Our current MS Contin business has created ‘a franchise’ with certain physicians who routinely write prescriptions for the drug. These family physicians, general physicians, and internists “may be the bridge that we can use to expand the use of OxyContin beyond Cancer patients to chronic non-malignant pain. We do not want to position OxyContin in a way that will discourage physicians from using OxyContin for chronic non-malignant pain, especially when we have studies available that demonstrate efficacy and safety for this indication.
  • March 31, 1995: The minutes of a marketing team meeting described Purdue’s ambition for the launch of OxyContin in the United States. It was emphasized that the prescription opioid needed to be used for a broader group of pain patients, with a recommended twice-daily dosing.
  • May 6, 1996: Purdue executives met with a pharmacology group at Geneva University Hospital in Switzerland to enlist Pierre Dayer, an influential doctor in the group, to help conduct a study of OxyContin. Documents detail their meeting, and the concern Dayer had for the potential risk factor of addiction. Dayer believed further investigation was needed to look into the abuse and addiction potential of OxyContin versus other opioids.


  • January 3, 1997: A string of emails between a Purdue sales representative and pain clinic doctors initiates regarding letters from the pharmacy benefit manager, Merck Medco. Merck Medco shared many concerns about the ‘abuse potential’ of OxyContin and MS Contin in two different chronic pain patients. This email was shared with Richard Sackler and Purdue executives. Upon viewing the letters, executives of the pharmaceutical company saw it as a sign of concern among managed care insurance plans over the financial cost of OxyContin for non-cancer patients. They believed it was a threat that needed to be tended to if they didn’t want to go out of business.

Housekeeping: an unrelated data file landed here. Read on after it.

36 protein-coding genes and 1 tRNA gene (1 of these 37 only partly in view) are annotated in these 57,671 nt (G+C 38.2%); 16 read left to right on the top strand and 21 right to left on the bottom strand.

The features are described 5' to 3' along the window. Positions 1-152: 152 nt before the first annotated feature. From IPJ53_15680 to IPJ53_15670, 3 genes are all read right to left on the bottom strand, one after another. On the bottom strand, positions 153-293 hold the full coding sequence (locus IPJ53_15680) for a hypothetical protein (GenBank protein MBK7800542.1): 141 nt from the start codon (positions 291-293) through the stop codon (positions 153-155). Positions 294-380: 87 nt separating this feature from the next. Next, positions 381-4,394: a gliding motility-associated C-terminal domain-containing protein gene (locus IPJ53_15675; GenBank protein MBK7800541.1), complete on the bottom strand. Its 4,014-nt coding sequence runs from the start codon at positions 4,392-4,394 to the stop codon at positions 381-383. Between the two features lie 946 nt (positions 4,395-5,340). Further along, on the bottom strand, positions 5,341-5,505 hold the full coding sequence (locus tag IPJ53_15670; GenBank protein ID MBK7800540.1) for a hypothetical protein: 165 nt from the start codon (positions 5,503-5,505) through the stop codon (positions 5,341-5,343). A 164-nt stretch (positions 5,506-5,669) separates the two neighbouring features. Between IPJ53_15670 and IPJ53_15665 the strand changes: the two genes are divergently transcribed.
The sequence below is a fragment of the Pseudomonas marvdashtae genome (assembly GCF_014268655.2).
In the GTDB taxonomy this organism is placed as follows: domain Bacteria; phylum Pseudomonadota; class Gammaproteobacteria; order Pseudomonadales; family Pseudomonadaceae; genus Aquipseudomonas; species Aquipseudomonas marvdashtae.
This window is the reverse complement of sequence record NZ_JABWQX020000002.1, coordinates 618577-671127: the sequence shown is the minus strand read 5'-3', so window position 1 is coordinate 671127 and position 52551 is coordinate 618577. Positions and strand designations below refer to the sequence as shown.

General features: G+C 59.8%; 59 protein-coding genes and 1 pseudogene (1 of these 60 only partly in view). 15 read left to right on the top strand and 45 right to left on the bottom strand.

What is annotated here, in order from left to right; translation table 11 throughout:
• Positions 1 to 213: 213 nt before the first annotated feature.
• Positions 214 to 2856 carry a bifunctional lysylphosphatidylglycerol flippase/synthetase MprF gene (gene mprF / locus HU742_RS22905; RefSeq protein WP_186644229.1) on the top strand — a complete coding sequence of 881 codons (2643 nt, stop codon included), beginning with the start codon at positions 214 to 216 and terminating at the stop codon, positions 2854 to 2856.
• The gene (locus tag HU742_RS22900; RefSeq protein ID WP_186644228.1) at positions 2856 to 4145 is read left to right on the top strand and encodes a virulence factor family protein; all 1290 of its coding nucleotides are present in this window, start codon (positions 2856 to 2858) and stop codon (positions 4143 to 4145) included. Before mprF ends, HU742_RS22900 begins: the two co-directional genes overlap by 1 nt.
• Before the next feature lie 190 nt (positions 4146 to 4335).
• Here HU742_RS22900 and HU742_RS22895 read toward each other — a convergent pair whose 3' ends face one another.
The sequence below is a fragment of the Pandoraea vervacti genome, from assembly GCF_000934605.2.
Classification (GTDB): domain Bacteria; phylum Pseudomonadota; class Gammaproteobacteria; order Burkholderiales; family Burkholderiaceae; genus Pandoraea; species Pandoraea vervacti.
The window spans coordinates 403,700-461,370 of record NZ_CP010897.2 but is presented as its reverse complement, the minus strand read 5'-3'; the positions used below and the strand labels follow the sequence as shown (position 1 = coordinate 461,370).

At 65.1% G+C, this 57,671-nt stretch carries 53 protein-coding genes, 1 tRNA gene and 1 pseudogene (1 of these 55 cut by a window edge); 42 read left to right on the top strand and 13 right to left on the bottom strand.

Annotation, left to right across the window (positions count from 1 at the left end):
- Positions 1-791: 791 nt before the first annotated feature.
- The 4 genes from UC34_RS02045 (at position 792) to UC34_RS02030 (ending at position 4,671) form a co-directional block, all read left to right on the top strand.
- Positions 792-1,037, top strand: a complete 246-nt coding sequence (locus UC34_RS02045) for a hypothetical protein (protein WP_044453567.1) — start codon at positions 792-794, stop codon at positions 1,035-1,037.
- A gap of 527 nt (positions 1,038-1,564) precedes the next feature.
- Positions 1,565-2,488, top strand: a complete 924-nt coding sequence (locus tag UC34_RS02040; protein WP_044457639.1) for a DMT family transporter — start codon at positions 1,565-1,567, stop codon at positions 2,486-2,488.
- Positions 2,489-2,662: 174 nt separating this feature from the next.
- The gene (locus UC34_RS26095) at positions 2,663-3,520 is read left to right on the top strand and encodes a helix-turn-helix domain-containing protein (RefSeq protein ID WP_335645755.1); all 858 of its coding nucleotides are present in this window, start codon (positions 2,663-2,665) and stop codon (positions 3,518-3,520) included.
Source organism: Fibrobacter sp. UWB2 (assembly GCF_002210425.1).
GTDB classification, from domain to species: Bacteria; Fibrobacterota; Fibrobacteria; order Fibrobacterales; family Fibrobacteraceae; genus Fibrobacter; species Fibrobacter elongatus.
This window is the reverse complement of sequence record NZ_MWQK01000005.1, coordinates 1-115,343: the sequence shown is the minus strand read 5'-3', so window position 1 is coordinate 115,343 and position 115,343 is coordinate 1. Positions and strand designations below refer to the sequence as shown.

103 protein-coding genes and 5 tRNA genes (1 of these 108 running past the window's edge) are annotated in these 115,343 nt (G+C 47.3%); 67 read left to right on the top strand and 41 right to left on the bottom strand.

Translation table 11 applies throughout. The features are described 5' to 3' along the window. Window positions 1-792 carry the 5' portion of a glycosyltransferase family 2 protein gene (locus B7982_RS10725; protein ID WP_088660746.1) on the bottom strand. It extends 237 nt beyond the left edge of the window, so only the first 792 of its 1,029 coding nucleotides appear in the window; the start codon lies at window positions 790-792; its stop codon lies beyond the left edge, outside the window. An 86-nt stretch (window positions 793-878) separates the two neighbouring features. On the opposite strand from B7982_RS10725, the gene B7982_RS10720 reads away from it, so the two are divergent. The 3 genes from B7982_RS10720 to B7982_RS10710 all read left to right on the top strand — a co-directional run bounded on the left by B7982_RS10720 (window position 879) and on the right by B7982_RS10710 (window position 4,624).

• January 14, 1997: In response to the concerns of Merck Medco, Sackler suggests to Purdue’s medical director that they should create a presentation about addiction.
  • January 25, 1999: A memo was distributed to Purdue’s prescription sales team that describes the aggressive push the company was taking to increase sales. The memo described how the bonuses of sales reps would be calculated in order to incentivize them to sell more.
  • May 30, 1999: Often, Purdue would encourage pain professionals to position the drug as if it was curing an ‘epidemic’ of chronic pain in the United States.
  • August 3, 2001: The Kentucky OxyContin Task Force made recommendations to stop the use of the drug. State officials began to notice an increase of problems related to the opioid that was soon to reach ‘epidemic proportions.’
  • January 3, 2003: A Purdue paper for medical and pharmacy directors of insurance plans argued against the requirement of authorization for OxyContin, as this would restrict access to the drug.
  • February 12, 2004: A letter from the FDA was sent in response to the proposed promotional material by Purdue for OxyContin. This letter cites many misleading and unsubstantiated marketing claims made by Purdue.

By 2013, the Commonwealth of Kentucky was finally able to bring a lawsuit against Purdue and its board of executives. From the timeline above, it’s abundantly clear that Purdue was well aware of the addictive attributes of OxyContin. But instead of being concerned over the effect it may have on the people of our society, they were more wrapped up in the profitability of the opioid once it hit the markets.